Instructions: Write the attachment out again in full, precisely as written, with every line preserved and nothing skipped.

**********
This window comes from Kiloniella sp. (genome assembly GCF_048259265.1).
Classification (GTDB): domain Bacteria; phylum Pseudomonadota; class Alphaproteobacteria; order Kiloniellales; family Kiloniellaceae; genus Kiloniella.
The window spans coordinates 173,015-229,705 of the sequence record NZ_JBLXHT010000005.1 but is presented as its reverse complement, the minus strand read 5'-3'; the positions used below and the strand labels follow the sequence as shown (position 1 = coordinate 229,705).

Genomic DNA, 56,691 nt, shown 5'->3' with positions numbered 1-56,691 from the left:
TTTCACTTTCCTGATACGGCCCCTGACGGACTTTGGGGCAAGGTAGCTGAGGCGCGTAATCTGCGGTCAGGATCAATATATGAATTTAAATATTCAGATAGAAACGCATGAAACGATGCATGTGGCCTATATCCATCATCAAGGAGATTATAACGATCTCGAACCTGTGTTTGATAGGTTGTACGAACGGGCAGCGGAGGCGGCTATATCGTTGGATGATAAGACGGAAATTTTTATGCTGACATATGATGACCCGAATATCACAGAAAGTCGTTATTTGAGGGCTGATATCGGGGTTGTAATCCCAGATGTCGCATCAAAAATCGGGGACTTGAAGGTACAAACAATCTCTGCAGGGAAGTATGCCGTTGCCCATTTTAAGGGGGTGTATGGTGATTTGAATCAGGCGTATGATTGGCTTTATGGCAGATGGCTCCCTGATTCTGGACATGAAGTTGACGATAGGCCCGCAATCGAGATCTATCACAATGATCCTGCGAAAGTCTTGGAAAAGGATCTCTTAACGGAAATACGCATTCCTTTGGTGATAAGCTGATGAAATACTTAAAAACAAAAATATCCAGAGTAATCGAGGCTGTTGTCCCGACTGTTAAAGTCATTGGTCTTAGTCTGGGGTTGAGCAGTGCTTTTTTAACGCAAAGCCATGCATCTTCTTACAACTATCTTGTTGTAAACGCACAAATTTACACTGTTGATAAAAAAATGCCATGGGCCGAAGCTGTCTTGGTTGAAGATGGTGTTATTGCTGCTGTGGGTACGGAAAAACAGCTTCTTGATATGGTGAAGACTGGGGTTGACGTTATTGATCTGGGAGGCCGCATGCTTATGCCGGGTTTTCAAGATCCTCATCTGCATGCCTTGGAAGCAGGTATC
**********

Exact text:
This window comes from Kiloniella sp. (genome assembly GCF_048259265.1).
Classification (GTDB): domain Bacteria; phylum Pseudomonadota; class Alphaproteobacteria; order Kiloniellales; family Kiloniellaceae; genus Kiloniella.
The window spans coordinates 173,015-229,705 of the sequence record NZ_JBLXHT010000005.1 but is presented as its reverse complement, the minus strand read 5'-3'; the positions used below and the strand labels follow the sequence as shown (position 1 = coordinate 229,705).

Genomic DNA, 56,691 nt, shown 5'->3' with positions numbered 1-56,691 from the left:
TTTCACTTTCCTGATACGGCCCCTGACGGACTTTGGGGCAAGGTAGCTGAGGCGCGTAATCTGCGGTCAGGATCAATATATGAATTTAAATATTCAGATAGAAACGCATGAAACGATGCATGTGGCCTATATCCATCATCAAGGAGATTATAACGATCTCGAACCTGTGTTTGATAGGTTGTACGAACGGGCAGCGGAGGCGGCTATATCGTTGGATGATAAGACGGAAATTTTTATGCTGACATATGATGACCCGAATATCACAGAAAGTCGTTATTTGAGGGCTGATATCGGGGTTGTAATCCCAGATGTCGCATCAAAAATCGGGGACTTGAAGGTACAAACAATCTCTGCAGGGAAGTATGCCGTTGCCCATTTTAAGGGGGTGTATGGTGATTTGAATCAGGCGTATGATTGGCTTTATGGCAGATGGCTCCCTGATTCTGGACATGAAGTTGACGATAGGCCCGCAATCGAGATCTATCACAATGATCCTGCGAAAGTCTTGGAAAAGGATCTCTTAACGGAAATACGCATTCCTTTGGTGATAAGCTGATGAAATACTTAAAAACAAAAATATCCAGAGTAATCGAGGCTGTTGTCCCGACTGTTAAAGTCATTGGTCTTAGTCTGGGGTTGAGCAGTGCTTTTTTAACGCAAAGCCATGCATCTTCTTACAACTATCTTGTTGTAAACGCACAAATTTACACTGTTGATAAAAAAATGCCATGGGCCGAAGCTGTCTTGGTTGAAGATGGTGTTATTGCTGCTGTGGGTACGGAAAAACAGCTTCTTGATATGGTGAAGACTGGGGTTGACGTTATTGATCTGGGAGGCCGCATGCTTATGCCGGGTTTTCAAGATCCTCATCTGCATGCCTTGGAAGCAGGTATC